Amazon’s “Transparent is about a man transitioning into a woman with the support (lousy as it may be) of his family; “House of Cards” on Netflix has a bisexual president; “High Maintenance” on Vimeo is about a pot dealer (and the customers he encounters are way more interesting than the patients who pop up each week on “ER” … er, “Grey’s Anatomy.”) None of these shows would survive for a second on cable, let alone broadcast TV, but they work on the alternate networks because those networks aren’t relying on week to week numbers: they typically release all of the episodes of a show each season in one big lump for their subscribers. And if they can cater to niche audiences, giving everyone a piece of what they want while collecting monthly subscribers in the process, they win.

    Winning with Niche

    And it’s not just the bigger alternative networks who are winning with niche.

    Little Horribles. Courtesy of Amy York Rubin.

    Little Horribles. Courtesy of Amy York Rubin.

    Amy York Rubin made “Little Horribles,” her series about a young lesbian navigating her twenties (and dating and her family and snacking), because she wanted to have complete creative control over something.

    “It wasn’t until I made about six episodes and put them online and started seeing people’s response to it that I thought about anything beyond my own personal satisfaction in making them,” York Rubin said. She gained a loyal audience and a lot of attention with her clever series and has recently parlayed her success into a new IFC original web series featuring SNL cast members. That’s nothing to sneeze at.

    Networks like Black & Sexy TV and tello films (disclaimer: I work for tello) have been consistently producing new content for niche audiences for years. Black & Sexy…well, their audience is defined by their name, and tello creates shows for a sorely underserved queer female audience. Both companies have found a way to fund future work through viewer subscriptions.

    Jeanine Daniels, Brian Ali Harding, Dennis Dortch & Numa Perrier. Courtesy of Black & Sexy TV.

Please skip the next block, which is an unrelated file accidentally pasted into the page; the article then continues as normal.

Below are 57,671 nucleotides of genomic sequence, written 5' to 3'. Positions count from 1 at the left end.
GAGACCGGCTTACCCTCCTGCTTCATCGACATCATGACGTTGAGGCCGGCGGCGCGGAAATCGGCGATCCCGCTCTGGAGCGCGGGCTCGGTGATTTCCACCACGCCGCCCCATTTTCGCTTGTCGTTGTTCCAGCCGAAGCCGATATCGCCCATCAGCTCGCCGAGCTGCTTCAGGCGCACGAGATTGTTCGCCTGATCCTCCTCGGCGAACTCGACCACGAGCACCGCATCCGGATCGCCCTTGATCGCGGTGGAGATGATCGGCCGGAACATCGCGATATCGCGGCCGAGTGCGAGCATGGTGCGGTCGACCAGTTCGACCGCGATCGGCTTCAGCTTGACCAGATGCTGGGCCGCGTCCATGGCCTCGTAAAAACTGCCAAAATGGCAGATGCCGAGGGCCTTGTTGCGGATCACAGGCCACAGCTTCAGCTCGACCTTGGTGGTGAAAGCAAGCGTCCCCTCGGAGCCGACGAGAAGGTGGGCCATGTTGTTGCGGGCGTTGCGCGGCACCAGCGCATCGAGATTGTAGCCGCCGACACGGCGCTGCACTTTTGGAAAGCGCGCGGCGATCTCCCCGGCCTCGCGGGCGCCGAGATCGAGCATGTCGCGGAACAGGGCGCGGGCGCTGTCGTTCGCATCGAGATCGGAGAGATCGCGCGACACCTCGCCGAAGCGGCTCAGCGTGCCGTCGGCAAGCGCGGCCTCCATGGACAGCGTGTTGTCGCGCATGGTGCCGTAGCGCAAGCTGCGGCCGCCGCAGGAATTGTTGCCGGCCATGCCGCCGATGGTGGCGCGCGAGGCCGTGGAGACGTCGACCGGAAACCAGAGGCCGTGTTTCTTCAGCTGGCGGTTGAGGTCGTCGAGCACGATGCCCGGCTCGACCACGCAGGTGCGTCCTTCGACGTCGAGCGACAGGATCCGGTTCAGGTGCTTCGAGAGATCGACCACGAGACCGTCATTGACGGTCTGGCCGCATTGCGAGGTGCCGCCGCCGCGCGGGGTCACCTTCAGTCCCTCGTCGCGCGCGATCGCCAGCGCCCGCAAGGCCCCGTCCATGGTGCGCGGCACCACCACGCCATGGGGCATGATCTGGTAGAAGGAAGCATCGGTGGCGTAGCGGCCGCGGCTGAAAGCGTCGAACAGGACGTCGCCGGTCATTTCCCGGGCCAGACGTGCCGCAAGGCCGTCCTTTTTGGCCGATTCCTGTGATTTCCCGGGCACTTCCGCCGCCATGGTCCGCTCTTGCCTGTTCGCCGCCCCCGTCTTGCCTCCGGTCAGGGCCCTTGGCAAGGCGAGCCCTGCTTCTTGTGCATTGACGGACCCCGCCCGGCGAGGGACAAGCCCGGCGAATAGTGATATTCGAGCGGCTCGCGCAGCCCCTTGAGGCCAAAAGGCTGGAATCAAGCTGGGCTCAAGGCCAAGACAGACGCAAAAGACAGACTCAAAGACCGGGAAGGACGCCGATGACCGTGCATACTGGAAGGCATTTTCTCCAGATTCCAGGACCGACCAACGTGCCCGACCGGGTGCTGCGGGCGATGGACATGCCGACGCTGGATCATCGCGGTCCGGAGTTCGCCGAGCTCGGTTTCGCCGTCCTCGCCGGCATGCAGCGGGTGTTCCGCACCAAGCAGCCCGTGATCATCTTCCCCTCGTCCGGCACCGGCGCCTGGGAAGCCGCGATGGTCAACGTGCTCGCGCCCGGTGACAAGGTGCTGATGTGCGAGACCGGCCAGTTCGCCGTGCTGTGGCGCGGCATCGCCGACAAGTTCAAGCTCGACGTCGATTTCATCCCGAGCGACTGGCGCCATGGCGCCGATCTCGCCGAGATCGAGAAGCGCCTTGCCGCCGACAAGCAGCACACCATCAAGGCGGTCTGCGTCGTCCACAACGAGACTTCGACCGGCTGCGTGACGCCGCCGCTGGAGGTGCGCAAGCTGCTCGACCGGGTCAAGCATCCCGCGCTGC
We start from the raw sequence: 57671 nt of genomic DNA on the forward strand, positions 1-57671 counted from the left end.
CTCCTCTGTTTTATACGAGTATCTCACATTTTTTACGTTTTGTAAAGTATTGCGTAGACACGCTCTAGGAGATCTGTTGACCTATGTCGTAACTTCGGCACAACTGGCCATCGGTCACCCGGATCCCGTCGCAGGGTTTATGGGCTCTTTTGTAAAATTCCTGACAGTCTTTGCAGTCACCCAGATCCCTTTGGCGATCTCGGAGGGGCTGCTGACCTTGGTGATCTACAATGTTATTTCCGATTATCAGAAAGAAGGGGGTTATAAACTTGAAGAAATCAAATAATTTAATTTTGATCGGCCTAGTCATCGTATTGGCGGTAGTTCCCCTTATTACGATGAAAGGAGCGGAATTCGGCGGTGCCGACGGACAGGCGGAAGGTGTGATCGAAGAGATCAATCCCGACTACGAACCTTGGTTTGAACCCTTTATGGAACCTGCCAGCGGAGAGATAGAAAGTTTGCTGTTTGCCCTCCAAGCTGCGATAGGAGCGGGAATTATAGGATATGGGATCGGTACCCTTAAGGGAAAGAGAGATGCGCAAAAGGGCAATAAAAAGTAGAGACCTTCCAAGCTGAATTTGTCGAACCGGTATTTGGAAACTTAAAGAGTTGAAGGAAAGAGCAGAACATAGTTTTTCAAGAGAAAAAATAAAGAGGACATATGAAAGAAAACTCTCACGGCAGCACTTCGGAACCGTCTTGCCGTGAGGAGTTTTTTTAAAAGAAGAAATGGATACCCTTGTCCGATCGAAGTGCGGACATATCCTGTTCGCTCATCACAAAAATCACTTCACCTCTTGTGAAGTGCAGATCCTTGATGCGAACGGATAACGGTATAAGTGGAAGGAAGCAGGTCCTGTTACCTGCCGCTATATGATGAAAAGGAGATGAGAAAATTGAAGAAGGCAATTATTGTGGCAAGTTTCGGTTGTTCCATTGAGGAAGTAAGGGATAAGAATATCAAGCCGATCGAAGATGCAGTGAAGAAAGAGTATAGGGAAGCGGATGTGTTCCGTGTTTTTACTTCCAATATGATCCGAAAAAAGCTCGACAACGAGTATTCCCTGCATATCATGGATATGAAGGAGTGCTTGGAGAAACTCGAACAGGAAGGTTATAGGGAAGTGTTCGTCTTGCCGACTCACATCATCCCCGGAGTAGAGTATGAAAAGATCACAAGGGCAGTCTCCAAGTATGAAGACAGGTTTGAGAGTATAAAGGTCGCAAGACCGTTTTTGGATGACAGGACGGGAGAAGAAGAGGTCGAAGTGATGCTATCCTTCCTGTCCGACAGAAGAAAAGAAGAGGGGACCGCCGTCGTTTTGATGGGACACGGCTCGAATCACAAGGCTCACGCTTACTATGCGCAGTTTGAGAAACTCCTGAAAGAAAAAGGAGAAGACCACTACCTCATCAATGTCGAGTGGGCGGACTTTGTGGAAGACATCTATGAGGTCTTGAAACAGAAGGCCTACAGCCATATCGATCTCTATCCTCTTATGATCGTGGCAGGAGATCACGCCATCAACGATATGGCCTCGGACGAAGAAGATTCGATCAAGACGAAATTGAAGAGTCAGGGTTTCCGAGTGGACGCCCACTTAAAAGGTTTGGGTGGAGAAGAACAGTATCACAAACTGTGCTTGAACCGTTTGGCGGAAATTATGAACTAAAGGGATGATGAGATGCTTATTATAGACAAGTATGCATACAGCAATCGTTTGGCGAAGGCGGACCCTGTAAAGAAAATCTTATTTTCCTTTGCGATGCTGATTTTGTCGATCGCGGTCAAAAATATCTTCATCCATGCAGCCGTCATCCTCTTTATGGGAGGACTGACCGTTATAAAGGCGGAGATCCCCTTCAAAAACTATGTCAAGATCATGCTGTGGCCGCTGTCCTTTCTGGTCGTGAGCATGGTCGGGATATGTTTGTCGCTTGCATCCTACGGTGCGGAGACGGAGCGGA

Jeanine Daniels, Brian Ali Harding, Dennis Dortch & Numa Perrier. Courtesy of Black & Sexy TV.

    Black & Sexy TV, which had distributed original series like “Hello,” “Cupid,” and “The Couple” for free on YouTube for years, recently started a subscription service via the distribution platform VHX. According to Black & Sexy TV’s Numa Perrier, their target audience was “begging to give us money.” Their breakneck production speed and relentless engagement of their viewers on social media garnered Black & Sexy TV a development deal with HBO, but that doesn’t mean they’ve changed course. According to Perrier, “HBO was never our only goal. We were never pitching to HBO; we were never pitching to anybody. We were just creating content for our audience.”

    tello, on the other hand, has not only produced and/or distributed 18 original series in the past four years: they’ve paid out over $100k in residuals to its producers, all queer women. No ads. No sponsors. Not too shabby for a web-based production company run (and primarily watched) by chicks. While everyone else is wondering where all of the female filmmakers and writers are, tello continues churning out new content by, for, and about queer women: we go back into production on our next series, a dance show set in Chicago, in May.

    Broadcast TV serves the masses. Its goal is to entertain without offending, to distract without impacting. Cable caters to the slightly more adventurous, the voyeurs and the parents able to stay up past the kids’ bedtime. Alternative networks like Black & Sexy TV, tello, Open TV, and others, give people who want to tell different stories (and the people who want to watch them) a chance to find each other.

    Is the web series dying? Nope. But I agree that it’s time to find some new lingo. The term “web series” is off-putting and carries some Web 1.0 baggage. I vote for the phrase “original series.”

    “Perhaps the term ‘web series’ is dead… fine,” York Rubin said. “But I don’t refer to my jeans as slacks either. It doesn’t mean that I don’t wear pants.”

    Julie Keck is a social media consultant and filmmaker. She co-authored the book Social Media Charm School and has spoken about social media engagement, crowdfunding, and film at SXSW, the University of Notre Dame, Columbia College, DePaul University, the Chicago International Film Festival, and more. Julie is also the social media and newsletter editor for MediaShift. If you’re up for some fun, follow her on Twitter: @kingisafink.

    Tagged: amy york rubin black & sexy tv broad city cord cutting hbo house of cards ifc little horribles numa perrier open tv orange is the new black tello films tv series web series
    • Leon Acord-Whiting

      I prefer to call Old Dogs & New Tricks “digital TV.” Web TV series has such a negative taint now! Check us out at http://www.odnt.tv